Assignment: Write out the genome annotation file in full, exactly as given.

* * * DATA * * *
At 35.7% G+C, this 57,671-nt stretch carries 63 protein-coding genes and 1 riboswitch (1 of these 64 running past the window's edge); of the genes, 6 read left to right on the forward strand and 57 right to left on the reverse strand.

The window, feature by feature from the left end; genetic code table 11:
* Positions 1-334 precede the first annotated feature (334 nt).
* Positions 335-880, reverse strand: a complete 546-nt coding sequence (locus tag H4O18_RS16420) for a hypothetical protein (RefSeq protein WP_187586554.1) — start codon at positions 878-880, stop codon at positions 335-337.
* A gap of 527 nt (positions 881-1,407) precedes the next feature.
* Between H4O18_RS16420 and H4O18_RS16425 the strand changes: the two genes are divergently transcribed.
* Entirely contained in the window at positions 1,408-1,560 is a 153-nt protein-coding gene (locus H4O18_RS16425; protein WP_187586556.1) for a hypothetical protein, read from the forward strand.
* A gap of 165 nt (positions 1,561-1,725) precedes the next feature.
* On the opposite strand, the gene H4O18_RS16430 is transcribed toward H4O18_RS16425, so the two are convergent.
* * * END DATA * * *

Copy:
At 35.7% G+C, this 57,671-nt stretch carries 63 protein-coding genes and 1 riboswitch (1 of these 64 running past the window's edge); of the genes, 6 read left to right on the forward strand and 57 right to left on the reverse strand.

The window, feature by feature from the left end; genetic code table 11:
* Positions 1-334 precede the first annotated feature (334 nt).
* Positions 335-880, reverse strand: a complete 546-nt coding sequence (locus tag H4O18_RS16420) for a hypothetical protein (RefSeq protein WP_187586554.1) — start codon at positions 878-880, stop codon at positions 335-337.
* A gap of 527 nt (positions 881-1,407) precedes the next feature.
* Between H4O18_RS16420 and H4O18_RS16425 the strand changes: the two genes are divergently transcribed.
* Entirely contained in the window at positions 1,408-1,560 is a 153-nt protein-coding gene (locus H4O18_RS16425; protein WP_187586556.1) for a hypothetical protein, read from the forward strand.
* A gap of 165 nt (positions 1,561-1,725) precedes the next feature.
* On the opposite strand, the gene H4O18_RS16430 is transcribed toward H4O18_RS16425, so the two are convergent.